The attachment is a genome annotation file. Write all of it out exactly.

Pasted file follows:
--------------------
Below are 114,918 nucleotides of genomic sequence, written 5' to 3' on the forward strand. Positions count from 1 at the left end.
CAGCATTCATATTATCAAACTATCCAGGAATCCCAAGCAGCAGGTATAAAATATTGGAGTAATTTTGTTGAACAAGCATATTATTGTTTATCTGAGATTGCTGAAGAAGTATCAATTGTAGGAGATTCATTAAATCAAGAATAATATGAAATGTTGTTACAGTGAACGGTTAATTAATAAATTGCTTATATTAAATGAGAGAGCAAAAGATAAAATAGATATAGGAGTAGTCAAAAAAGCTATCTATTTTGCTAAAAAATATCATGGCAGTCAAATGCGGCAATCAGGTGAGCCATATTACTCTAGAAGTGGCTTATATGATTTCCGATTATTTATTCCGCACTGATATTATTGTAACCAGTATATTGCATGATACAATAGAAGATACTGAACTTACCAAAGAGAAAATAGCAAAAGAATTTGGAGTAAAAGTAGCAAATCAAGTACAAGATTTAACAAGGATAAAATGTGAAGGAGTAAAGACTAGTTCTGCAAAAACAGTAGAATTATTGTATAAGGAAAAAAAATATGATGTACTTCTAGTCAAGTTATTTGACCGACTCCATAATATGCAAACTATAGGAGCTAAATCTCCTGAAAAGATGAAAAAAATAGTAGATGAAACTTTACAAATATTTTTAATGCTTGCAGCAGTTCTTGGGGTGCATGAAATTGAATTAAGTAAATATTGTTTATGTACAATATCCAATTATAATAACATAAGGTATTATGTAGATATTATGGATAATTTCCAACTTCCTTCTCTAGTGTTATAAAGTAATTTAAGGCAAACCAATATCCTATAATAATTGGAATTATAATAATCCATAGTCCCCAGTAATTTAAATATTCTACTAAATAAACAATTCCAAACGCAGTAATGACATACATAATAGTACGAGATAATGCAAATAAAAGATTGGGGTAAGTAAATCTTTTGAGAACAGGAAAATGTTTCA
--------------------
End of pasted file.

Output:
Below are 114,918 nucleotides of genomic sequence, written 5' to 3' on the forward strand. Positions count from 1 at the left end.
CAGCATTCATATTATCAAACTATCCAGGAATCCCAAGCAGCAGGTATAAAATATTGGAGTAATTTTGTTGAACAAGCATATTATTGTTTATCTGAGATTGCTGAAGAAGTATCAATTGTAGGAGATTCATTAAATCAAGAATAATATGAAATGTTGTTACAGTGAACGGTTAATTAATAAATTGCTTATATTAAATGAGAGAGCAAAAGATAAAATAGATATAGGAGTAGTCAAAAAAGCTATCTATTTTGCTAAAAAATATCATGGCAGTCAAATGCGGCAATCAGGTGAGCCATATTACTCTAGAAGTGGCTTATATGATTTCCGATTATTTATTCCGCACTGATATTATTGTAACCAGTATATTGCATGATACAATAGAAGATACTGAACTTACCAAAGAGAAAATAGCAAAAGAATTTGGAGTAAAAGTAGCAAATCAAGTACAAGATTTAACAAGGATAAAATGTGAAGGAGTAAAGACTAGTTCTGCAAAAACAGTAGAATTATTGTATAAGGAAAAAAAATATGATGTACTTCTAGTCAAGTTATTTGACCGACTCCATAATATGCAAACTATAGGAGCTAAATCTCCTGAAAAGATGAAAAAAATAGTAGATGAAACTTTACAAATATTTTTAATGCTTGCAGCAGTTCTTGGGGTGCATGAAATTGAATTAAGTAAATATTGTTTATGTACAATATCCAATTATAATAACATAAGGTATTATGTAGATATTATGGATAATTTCCAACTTCCTTCTCTAGTGTTATAAAGTAATTTAAGGCAAACCAATATCCTATAATAATTGGAATTATAATAATCCATAGTCCCCAGTAATTTAAATATTCTACTAAATAAACAATTCCAAACGCAGTAATGACATACATAATAGTACGAGATAATGCAAATAAAAGATTGGGGTAAGTAAATCTTTTGAGAACAGGAAAATGTTTCA